Published January 6, 2021
Joseph Terrell Smith Jr., PhD, postdoctoral fellow in microbiology and immunology, has been awarded a three-year, $202,000 F32 grant from the National Institute of Allergy and Infectious Diseases to study the regulation of RNA in Trypanosoma brucei.
Trypanosoma brucei is the parasite that causes African sleeping sickness, which is spread from person to person by the bite of the tsetse fly.
“I specifically study how the parasite edits certain RNA molecules in each of its life cycle stages. These RNA molecules are used to make proteins that help the parasite produce energy for its survival,” says Smith, principal investigator on the study.
He aims to discover how the parasite regulates RNA editing during its life cycle, especially the infective stage of the parasite that humans pass on to infect new flies and, in return, the infective stage that infected flies pass on to humans.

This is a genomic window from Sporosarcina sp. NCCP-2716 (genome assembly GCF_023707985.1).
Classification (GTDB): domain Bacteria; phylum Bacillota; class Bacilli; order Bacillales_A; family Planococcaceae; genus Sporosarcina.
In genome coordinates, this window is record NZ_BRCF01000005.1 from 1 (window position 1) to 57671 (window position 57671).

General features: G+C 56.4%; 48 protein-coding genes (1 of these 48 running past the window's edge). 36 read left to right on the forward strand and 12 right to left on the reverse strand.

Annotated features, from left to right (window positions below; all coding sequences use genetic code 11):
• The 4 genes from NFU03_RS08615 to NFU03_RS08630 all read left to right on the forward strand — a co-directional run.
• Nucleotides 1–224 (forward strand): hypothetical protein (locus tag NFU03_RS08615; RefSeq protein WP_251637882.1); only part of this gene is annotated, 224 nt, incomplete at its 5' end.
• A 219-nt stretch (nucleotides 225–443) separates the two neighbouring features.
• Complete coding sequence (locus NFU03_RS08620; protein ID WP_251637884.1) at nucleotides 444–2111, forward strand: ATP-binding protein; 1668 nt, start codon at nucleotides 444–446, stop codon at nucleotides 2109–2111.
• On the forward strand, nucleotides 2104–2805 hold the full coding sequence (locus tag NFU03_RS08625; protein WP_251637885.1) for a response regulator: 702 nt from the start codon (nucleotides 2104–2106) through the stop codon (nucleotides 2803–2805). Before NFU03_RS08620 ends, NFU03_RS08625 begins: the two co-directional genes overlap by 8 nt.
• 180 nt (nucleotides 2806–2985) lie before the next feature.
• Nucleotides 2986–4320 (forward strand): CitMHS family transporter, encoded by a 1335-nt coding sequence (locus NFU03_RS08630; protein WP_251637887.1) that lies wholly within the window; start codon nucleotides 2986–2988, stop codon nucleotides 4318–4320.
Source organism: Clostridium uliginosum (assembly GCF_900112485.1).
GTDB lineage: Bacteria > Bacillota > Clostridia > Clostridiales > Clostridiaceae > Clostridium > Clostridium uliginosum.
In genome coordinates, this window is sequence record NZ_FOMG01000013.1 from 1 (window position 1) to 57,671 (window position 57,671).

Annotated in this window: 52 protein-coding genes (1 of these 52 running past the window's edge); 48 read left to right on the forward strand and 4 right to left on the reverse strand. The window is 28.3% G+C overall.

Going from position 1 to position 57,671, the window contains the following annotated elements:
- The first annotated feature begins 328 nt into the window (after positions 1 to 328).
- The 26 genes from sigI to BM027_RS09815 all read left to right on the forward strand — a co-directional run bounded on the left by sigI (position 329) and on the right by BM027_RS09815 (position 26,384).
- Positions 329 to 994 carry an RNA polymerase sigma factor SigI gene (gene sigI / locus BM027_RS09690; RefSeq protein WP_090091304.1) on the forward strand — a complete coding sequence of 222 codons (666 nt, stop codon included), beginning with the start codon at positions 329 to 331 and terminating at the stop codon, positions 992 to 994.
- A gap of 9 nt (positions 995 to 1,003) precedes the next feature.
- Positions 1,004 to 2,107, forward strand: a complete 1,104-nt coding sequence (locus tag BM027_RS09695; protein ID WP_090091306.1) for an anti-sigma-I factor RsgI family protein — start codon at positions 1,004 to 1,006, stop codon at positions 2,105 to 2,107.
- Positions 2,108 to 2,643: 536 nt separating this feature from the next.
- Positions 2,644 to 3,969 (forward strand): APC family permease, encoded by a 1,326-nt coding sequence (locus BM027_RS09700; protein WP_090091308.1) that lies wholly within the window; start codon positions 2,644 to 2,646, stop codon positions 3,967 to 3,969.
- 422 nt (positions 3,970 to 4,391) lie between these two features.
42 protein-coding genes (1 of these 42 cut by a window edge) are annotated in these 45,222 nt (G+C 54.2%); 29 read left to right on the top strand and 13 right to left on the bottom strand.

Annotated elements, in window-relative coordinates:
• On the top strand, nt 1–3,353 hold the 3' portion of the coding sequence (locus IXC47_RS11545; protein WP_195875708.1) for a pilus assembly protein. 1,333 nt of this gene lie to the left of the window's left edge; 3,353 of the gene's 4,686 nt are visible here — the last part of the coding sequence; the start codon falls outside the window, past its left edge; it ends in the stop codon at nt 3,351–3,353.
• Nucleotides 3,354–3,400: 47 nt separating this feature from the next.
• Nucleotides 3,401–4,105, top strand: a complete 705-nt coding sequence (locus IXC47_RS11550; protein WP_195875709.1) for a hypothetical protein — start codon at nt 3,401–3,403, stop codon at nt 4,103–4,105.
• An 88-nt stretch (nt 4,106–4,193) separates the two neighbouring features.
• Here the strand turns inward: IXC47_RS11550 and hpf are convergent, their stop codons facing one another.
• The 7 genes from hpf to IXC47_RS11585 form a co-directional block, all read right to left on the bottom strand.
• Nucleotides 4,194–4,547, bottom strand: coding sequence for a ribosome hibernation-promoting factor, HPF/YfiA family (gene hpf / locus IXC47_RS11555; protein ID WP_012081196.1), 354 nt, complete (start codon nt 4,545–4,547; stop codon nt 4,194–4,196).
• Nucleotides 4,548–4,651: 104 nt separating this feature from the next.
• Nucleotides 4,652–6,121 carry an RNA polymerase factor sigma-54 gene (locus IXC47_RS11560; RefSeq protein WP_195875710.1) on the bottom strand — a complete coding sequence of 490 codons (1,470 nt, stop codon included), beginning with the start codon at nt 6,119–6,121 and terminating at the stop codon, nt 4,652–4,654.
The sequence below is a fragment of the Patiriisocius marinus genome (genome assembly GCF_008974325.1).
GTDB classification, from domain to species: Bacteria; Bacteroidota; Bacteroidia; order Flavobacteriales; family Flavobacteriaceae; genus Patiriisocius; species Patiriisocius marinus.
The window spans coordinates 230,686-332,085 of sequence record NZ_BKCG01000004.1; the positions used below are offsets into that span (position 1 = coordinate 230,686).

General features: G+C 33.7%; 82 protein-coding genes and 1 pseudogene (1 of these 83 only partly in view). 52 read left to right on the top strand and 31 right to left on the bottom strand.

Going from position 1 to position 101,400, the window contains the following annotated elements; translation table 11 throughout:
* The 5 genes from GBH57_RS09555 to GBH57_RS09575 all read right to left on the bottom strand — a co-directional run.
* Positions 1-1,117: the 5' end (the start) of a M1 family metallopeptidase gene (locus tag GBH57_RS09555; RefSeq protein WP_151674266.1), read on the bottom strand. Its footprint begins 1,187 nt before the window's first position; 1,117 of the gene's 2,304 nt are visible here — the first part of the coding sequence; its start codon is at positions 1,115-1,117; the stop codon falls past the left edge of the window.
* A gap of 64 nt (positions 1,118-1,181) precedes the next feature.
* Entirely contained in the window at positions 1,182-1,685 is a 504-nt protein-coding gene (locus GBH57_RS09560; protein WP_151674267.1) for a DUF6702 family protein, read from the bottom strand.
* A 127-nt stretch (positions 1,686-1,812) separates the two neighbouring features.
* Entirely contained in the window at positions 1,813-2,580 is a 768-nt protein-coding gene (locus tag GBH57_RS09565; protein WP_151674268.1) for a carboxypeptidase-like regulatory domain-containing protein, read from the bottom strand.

“If we understand how the parasites regulate RNA editing in these infective stages, then we can move one step closer to preventing infection in endemic areas,” Smith says.
When he was interviewing for a position in Read’s lab, Smith was initially interested in another project. However, the opportunity to study RNA editing in the infective stage that is passed on to humans piqued his interest.
“It was this project that made me decide to come to UB. Once I was here, Dr. Read provided the intellectual space to think about the project, expand it, and allow me to take ownership of it,” Smith says.
“Dr. Read has allowed me to mature as a scientist and to begin developing my own research ideas that were distinct from her own,” Smith adds. “She has been preparing me to launch forward to the next step of establishing my own research program and I am grateful for her support and genuine mentorship.”